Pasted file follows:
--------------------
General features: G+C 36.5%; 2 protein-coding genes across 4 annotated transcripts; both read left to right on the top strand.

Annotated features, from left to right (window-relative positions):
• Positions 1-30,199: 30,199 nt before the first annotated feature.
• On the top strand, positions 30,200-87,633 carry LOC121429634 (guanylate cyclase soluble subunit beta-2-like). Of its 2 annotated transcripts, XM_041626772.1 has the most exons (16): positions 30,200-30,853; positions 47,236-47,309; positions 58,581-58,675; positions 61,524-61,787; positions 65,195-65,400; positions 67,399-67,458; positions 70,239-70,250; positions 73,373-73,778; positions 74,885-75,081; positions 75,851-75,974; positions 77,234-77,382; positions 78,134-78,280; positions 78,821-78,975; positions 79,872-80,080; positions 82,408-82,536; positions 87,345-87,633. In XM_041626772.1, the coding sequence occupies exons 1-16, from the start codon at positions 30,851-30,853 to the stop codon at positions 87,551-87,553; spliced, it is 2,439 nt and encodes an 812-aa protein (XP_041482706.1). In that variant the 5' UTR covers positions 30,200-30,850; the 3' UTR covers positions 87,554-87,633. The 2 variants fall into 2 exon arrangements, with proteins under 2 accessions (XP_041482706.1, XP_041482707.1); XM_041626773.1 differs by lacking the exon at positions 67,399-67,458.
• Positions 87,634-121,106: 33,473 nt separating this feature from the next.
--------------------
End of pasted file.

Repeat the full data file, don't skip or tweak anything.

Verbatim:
General features: G+C 36.5%; 2 protein-coding genes across 4 annotated transcripts; both read left to right on the top strand.

Annotated features, from left to right (window-relative positions):
• Positions 1-30,199: 30,199 nt before the first annotated feature.
• On the top strand, positions 30,200-87,633 carry LOC121429634 (guanylate cyclase soluble subunit beta-2-like). Of its 2 annotated transcripts, XM_041626772.1 has the most exons (16): positions 30,200-30,853; positions 47,236-47,309; positions 58,581-58,675; positions 61,524-61,787; positions 65,195-65,400; positions 67,399-67,458; positions 70,239-70,250; positions 73,373-73,778; positions 74,885-75,081; positions 75,851-75,974; positions 77,234-77,382; positions 78,134-78,280; positions 78,821-78,975; positions 79,872-80,080; positions 82,408-82,536; positions 87,345-87,633. In XM_041626772.1, the coding sequence occupies exons 1-16, from the start codon at positions 30,851-30,853 to the stop codon at positions 87,551-87,553; spliced, it is 2,439 nt and encodes an 812-aa protein (XP_041482706.1). In that variant the 5' UTR covers positions 30,200-30,850; the 3' UTR covers positions 87,554-87,633. The 2 variants fall into 2 exon arrangements, with proteins under 2 accessions (XP_041482706.1, XP_041482707.1); XM_041626773.1 differs by lacking the exon at positions 67,399-67,458.
• Positions 87,634-121,106: 33,473 nt separating this feature from the next.